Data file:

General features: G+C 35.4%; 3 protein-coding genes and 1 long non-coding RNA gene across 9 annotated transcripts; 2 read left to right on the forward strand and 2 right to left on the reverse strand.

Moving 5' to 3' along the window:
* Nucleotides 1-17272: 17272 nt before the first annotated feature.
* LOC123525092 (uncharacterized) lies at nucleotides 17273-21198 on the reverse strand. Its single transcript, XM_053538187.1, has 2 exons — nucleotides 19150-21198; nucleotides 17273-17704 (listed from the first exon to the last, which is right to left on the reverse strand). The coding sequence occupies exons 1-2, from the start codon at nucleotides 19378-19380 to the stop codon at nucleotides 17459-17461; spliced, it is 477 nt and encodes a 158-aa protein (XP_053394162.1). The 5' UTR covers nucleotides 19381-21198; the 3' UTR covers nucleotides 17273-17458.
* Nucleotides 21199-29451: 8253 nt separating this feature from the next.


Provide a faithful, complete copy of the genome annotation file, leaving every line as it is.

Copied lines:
General features: G+C 35.4%; 3 protein-coding genes and 1 long non-coding RNA gene across 9 annotated transcripts; 2 read left to right on the forward strand and 2 right to left on the reverse strand.

Moving 5' to 3' along the window:
* Nucleotides 1-17272: 17272 nt before the first annotated feature.
* LOC123525092 (uncharacterized) lies at nucleotides 17273-21198 on the reverse strand. Its single transcript, XM_053538187.1, has 2 exons — nucleotides 19150-21198; nucleotides 17273-17704 (listed from the first exon to the last, which is right to left on the reverse strand). The coding sequence occupies exons 1-2, from the start codon at nucleotides 19378-19380 to the stop codon at nucleotides 17459-17461; spliced, it is 477 nt and encodes a 158-aa protein (XP_053394162.1). The 5' UTR covers nucleotides 19381-21198; the 3' UTR covers nucleotides 17273-17458.
* Nucleotides 21199-29451: 8253 nt separating this feature from the next.